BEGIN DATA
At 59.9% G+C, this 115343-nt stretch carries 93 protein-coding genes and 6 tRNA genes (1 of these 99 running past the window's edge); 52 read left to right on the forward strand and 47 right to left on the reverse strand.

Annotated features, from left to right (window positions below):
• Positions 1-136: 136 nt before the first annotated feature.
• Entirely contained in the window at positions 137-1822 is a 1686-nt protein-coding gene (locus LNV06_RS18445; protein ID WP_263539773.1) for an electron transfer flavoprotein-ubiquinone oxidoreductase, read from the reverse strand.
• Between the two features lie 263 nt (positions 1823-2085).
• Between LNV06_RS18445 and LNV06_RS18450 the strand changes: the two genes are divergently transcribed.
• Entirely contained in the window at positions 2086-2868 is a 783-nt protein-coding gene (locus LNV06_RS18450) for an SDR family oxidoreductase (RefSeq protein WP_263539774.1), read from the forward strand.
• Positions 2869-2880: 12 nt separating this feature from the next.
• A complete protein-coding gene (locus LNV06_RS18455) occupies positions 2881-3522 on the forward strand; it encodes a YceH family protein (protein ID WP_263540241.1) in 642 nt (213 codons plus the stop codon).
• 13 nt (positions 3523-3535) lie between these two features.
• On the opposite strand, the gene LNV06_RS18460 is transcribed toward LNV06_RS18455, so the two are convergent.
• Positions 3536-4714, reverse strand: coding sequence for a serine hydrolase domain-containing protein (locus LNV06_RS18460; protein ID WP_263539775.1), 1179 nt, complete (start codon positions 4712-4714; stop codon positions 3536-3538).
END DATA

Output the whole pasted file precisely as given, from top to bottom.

At 59.9% G+C, this 115343-nt stretch carries 93 protein-coding genes and 6 tRNA genes (1 of these 99 running past the window's edge); 52 read left to right on the forward strand and 47 right to left on the reverse strand.

Annotated features, from left to right (window positions below):
• Positions 1-136: 136 nt before the first annotated feature.
• Entirely contained in the window at positions 137-1822 is a 1686-nt protein-coding gene (locus LNV06_RS18445; protein ID WP_263539773.1) for an electron transfer flavoprotein-ubiquinone oxidoreductase, read from the reverse strand.
• Between the two features lie 263 nt (positions 1823-2085).
• Between LNV06_RS18445 and LNV06_RS18450 the strand changes: the two genes are divergently transcribed.
• Entirely contained in the window at positions 2086-2868 is a 783-nt protein-coding gene (locus LNV06_RS18450) for an SDR family oxidoreductase (RefSeq protein WP_263539774.1), read from the forward strand.
• Positions 2869-2880: 12 nt separating this feature from the next.
• A complete protein-coding gene (locus LNV06_RS18455) occupies positions 2881-3522 on the forward strand; it encodes a YceH family protein (protein ID WP_263540241.1) in 642 nt (213 codons plus the stop codon).
• 13 nt (positions 3523-3535) lie between these two features.
• On the opposite strand, the gene LNV06_RS18460 is transcribed toward LNV06_RS18455, so the two are convergent.
• Positions 3536-4714, reverse strand: coding sequence for a serine hydrolase domain-containing protein (locus LNV06_RS18460; protein ID WP_263539775.1), 1179 nt, complete (start codon positions 4712-4714; stop codon positions 3536-3538).